We all (inaudibly🤞) sigh when patients utter this & adopt the brace position for whatever mis- or dis-information may follow.
So how would you feel, if instead, these were the words of the health professional you’re seeing?
We could debate forever the pros and cons of FB and its forums – & indeed it offers both – but one thing we must never lose sight of is what it has in common with the ‘wild west’: unregulated, unvetted, and with plenty of cowboys – often sadly, masquerading as experts, or just ‘very “generous” very very active group members’, with hidden agendas. I don’t generally engage with the naturopathic forums but occasionally I catch sight of things that I can’t look away from, and I can’t not speak up. Recently, someone (with a not-so-hidden-at-least-to-me-agenda) was raving about the dangers of N-acetylcysteine as a supplement & the way it was spoken about made it seem like it would be *poison* at any dose. Wha? As you may have learned from me it is definitely potent and in turn, demands our respect as a powerful therapeutic agent – directing our decisions about timing and reminding us, yet again, that least dose is best dose. But what this individual was purporting were adverse effects I’d never heard of in relation to this nutraceutical. So I simply asked, ‘Can you please share your reference(s)?’
Prior to me inserting myself into the comments – there had been enormous engagement specifically with this individual’s claims- which mostly went like this:
‘Oh wow! I didn’t know this!!’
‘Thank you – that’s so interesting!’
“Oh that explains why Tom doesn’t like it, and Dick won’t take it and Harry says it’s horrible!”
FB forums – seeking out the support & opinions of our peers can be truly wonderful but it can totally derail our knowledge too if we don’t keep checking the quality of that information. A simple: Can you share your references, or, where did you learn this? Should be part of the respectful and expected scientific discourse in our profession. I’ve asked that before when I’ve found myself yet again in a forum thread and had a truly fabulous response – with the practitioner generously sharing a number of high quality published articles that would have taken me ages to find myself! 💪Not the case in this recent episode. The 3 distinct claims, which all centred on NAC being bad for high histamine individuals, were ‘substantiated’ by just 1 primary reference & that was a Poster Presentation: “Human placental tissue was minced and subjected to a fractionated ammonium sulphate precipitation (35% / 65%). A fraction high in DAO activity was purified using hydrophobic interaction chromatography (HIC), and incubated with the drugs in prescribed concentration” . The full research has never actually been published in its entirety and the brevity of detail on a poster means you know barely any of the important details regarding the methodology. I also looked for any other research that emulated these methods or findings or even cited this paper – nada. And if you lead with your best – this was appalling low level evidence that is really unlikely to be relevant. But hey – here’s the 1 provided reference – make your own mind up! (see how easy that is?!)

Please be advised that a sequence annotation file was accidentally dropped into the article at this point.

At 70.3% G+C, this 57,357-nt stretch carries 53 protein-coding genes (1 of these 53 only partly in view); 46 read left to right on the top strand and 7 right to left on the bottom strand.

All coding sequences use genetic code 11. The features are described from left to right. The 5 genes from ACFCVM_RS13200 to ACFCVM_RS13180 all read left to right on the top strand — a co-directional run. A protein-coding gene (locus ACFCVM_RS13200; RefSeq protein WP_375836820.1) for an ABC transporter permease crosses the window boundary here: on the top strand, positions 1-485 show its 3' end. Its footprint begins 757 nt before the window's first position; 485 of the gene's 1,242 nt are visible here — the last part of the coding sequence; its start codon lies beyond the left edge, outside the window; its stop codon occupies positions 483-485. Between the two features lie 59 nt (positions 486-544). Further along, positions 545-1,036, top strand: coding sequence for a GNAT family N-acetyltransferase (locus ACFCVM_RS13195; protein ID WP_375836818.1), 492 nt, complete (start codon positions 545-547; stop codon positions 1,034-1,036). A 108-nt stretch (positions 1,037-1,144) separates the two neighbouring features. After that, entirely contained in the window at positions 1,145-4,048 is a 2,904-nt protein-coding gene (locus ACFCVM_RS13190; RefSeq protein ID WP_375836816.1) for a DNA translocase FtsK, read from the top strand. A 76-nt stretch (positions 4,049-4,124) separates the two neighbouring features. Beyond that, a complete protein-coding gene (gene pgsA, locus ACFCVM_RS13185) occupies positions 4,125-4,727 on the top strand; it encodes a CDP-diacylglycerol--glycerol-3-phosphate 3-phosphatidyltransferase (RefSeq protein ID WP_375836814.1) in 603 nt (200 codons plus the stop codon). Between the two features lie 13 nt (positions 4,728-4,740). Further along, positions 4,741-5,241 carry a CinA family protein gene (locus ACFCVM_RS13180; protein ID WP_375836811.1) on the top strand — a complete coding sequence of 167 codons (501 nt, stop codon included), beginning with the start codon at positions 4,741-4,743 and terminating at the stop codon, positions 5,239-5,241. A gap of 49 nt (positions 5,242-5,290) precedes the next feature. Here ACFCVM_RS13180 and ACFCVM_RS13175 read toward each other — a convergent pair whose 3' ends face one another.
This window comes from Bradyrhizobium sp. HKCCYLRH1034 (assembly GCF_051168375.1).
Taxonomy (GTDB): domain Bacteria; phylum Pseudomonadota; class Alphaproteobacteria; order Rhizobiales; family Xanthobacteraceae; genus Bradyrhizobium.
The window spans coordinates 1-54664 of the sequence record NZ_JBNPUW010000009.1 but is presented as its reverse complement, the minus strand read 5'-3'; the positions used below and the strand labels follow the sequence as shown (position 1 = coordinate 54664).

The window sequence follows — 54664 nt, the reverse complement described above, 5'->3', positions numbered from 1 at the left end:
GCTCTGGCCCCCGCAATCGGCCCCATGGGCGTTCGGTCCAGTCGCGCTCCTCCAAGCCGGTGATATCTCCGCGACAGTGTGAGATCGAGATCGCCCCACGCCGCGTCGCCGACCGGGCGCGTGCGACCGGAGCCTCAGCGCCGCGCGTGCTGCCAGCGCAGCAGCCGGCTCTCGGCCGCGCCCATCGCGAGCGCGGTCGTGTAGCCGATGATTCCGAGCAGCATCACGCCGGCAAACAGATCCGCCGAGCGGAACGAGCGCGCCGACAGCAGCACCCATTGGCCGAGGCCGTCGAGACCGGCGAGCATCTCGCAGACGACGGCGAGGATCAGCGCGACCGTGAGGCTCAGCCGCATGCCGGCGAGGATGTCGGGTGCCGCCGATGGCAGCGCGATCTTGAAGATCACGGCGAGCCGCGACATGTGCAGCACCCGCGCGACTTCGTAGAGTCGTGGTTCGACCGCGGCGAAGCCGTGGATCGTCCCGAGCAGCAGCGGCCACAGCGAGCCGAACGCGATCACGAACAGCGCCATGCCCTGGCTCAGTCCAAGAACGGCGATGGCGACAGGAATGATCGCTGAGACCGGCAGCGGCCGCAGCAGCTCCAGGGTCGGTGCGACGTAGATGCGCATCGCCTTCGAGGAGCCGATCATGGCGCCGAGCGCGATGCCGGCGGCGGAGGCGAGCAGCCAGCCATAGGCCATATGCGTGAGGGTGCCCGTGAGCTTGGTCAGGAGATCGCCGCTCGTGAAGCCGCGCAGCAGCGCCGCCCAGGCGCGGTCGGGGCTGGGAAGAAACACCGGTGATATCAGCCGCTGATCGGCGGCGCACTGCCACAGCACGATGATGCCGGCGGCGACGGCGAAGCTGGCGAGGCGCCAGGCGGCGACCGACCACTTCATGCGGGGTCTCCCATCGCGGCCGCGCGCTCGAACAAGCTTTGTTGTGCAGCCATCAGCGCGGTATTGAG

I asked for clarification and for papers to support the other 2 claims.
But actually before silence a bit of
‘How dare you ask!’
That’s when I got a different insight into this forum & arguably a culture that doesn’t foster curiosity & questioning, if that risks challenging the ‘poster’s’ position. And when several incredibly intelligent, kick-arse clinicians quietly contacted me on the side to say, ‘THANK YOU!~ This person posts comments like this all the time & it’s so misleading & someone needed to say something, but it probably had to be you.’ Well that really made me 😥 because it didn’t, you know – any one of us can ask, “Can you share the reference(s) for that?” and clearly we need to more often 🤓
Why are we afraid to question information or ask for references and why are people afraid of the question? This should not be a competition or hierarchy of who can ask or not ask questions. And if the forum that you’re a member of makes it seem that way – then ask yourself, if its doing you more harm than good.
Aren’t we on the same team here? We all have a professional duty of care to our patients to ensure that in looking for quick answers we don’t get incorrect ones that misinform us, our patients and our treatment decisions.